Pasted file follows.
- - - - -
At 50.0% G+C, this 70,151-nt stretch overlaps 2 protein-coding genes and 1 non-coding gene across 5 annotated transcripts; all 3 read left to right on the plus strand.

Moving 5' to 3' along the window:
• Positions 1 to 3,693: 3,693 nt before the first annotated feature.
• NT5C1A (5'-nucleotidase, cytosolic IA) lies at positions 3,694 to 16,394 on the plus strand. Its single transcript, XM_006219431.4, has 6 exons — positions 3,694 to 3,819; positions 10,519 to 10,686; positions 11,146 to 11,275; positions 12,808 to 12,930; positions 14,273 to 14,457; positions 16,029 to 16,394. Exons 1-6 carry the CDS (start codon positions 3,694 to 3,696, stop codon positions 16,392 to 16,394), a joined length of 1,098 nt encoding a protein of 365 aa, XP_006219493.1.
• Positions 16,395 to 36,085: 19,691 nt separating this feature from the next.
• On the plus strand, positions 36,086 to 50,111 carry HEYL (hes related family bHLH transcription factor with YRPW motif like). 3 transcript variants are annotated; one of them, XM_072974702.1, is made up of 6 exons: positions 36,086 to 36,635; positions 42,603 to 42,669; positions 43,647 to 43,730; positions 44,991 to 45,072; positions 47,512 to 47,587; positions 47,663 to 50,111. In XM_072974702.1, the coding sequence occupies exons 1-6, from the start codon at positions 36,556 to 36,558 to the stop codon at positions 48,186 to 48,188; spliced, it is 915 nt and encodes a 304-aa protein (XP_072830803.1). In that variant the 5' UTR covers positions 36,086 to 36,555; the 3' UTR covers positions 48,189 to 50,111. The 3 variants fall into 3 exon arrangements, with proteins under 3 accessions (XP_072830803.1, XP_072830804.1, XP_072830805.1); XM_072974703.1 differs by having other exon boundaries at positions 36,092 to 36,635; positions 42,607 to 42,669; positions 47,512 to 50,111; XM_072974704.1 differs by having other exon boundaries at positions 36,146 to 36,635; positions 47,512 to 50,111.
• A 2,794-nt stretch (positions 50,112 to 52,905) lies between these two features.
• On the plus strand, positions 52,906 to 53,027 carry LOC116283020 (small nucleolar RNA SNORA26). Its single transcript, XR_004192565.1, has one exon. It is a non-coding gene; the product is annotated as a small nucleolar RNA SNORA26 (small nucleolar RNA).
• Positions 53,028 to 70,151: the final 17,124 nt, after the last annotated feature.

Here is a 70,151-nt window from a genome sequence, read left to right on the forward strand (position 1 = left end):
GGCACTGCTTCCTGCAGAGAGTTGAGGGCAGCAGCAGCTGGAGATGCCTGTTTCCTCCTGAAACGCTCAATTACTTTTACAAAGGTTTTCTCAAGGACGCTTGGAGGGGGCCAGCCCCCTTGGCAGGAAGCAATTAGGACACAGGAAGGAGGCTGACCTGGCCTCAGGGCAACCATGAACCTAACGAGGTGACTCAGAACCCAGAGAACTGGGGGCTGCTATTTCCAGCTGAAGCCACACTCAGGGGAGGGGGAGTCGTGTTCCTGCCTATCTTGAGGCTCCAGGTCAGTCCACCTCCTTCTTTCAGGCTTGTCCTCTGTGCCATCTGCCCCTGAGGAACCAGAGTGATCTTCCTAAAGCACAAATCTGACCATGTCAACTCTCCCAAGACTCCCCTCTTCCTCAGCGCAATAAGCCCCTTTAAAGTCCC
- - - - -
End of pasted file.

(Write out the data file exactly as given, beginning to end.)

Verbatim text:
At 50.0% G+C, this 70,151-nt stretch overlaps 2 protein-coding genes and 1 non-coding gene across 5 annotated transcripts; all 3 read left to right on the plus strand.

Moving 5' to 3' along the window:
• Positions 1 to 3,693: 3,693 nt before the first annotated feature.
• NT5C1A (5'-nucleotidase, cytosolic IA) lies at positions 3,694 to 16,394 on the plus strand. Its single transcript, XM_006219431.4, has 6 exons — positions 3,694 to 3,819; positions 10,519 to 10,686; positions 11,146 to 11,275; positions 12,808 to 12,930; positions 14,273 to 14,457; positions 16,029 to 16,394. Exons 1-6 carry the CDS (start codon positions 3,694 to 3,696, stop codon positions 16,392 to 16,394), a joined length of 1,098 nt encoding a protein of 365 aa, XP_006219493.1.
• Positions 16,395 to 36,085: 19,691 nt separating this feature from the next.
• On the plus strand, positions 36,086 to 50,111 carry HEYL (hes related family bHLH transcription factor with YRPW motif like). 3 transcript variants are annotated; one of them, XM_072974702.1, is made up of 6 exons: positions 36,086 to 36,635; positions 42,603 to 42,669; positions 43,647 to 43,730; positions 44,991 to 45,072; positions 47,512 to 47,587; positions 47,663 to 50,111. In XM_072974702.1, the coding sequence occupies exons 1-6, from the start codon at positions 36,556 to 36,558 to the stop codon at positions 48,186 to 48,188; spliced, it is 915 nt and encodes a 304-aa protein (XP_072830803.1). In that variant the 5' UTR covers positions 36,086 to 36,555; the 3' UTR covers positions 48,189 to 50,111. The 3 variants fall into 3 exon arrangements, with proteins under 3 accessions (XP_072830803.1, XP_072830804.1, XP_072830805.1); XM_072974703.1 differs by having other exon boundaries at positions 36,092 to 36,635; positions 42,607 to 42,669; positions 47,512 to 50,111; XM_072974704.1 differs by having other exon boundaries at positions 36,146 to 36,635; positions 47,512 to 50,111.
• A 2,794-nt stretch (positions 50,112 to 52,905) lies between these two features.
• On the plus strand, positions 52,906 to 53,027 carry LOC116283020 (small nucleolar RNA SNORA26). Its single transcript, XR_004192565.1, has one exon. It is a non-coding gene; the product is annotated as a small nucleolar RNA SNORA26 (small nucleolar RNA).
• Positions 53,028 to 70,151: the final 17,124 nt, after the last annotated feature.

Here is a 70,151-nt window from a genome sequence, read left to right on the forward strand (position 1 = left end):
GGCACTGCTTCCTGCAGAGAGTTGAGGGCAGCAGCAGCTGGAGATGCCTGTTTCCTCCTGAAACGCTCAATTACTTTTACAAAGGTTTTCTCAAGGACGCTTGGAGGGGGCCAGCCCCCTTGGCAGGAAGCAATTAGGACACAGGAAGGAGGCTGACCTGGCCTCAGGGCAACCATGAACCTAACGAGGTGACTCAGAACCCAGAGAACTGGGGGCTGCTATTTCCAGCTGAAGCCACACTCAGGGGAGGGGGAGTCGTGTTCCTGCCTATCTTGAGGCTCCAGGTCAGTCCACCTCCTTCTTTCAGGCTTGTCCTCTGTGCCATCTGCCCCTGAGGAACCAGAGTGATCTTCCTAAAGCACAAATCTGACCATGTCAACTCTCCCAAGACTCCCCTCTTCCTCAGCGCAATAAGCCCCTTTAAAGTCCC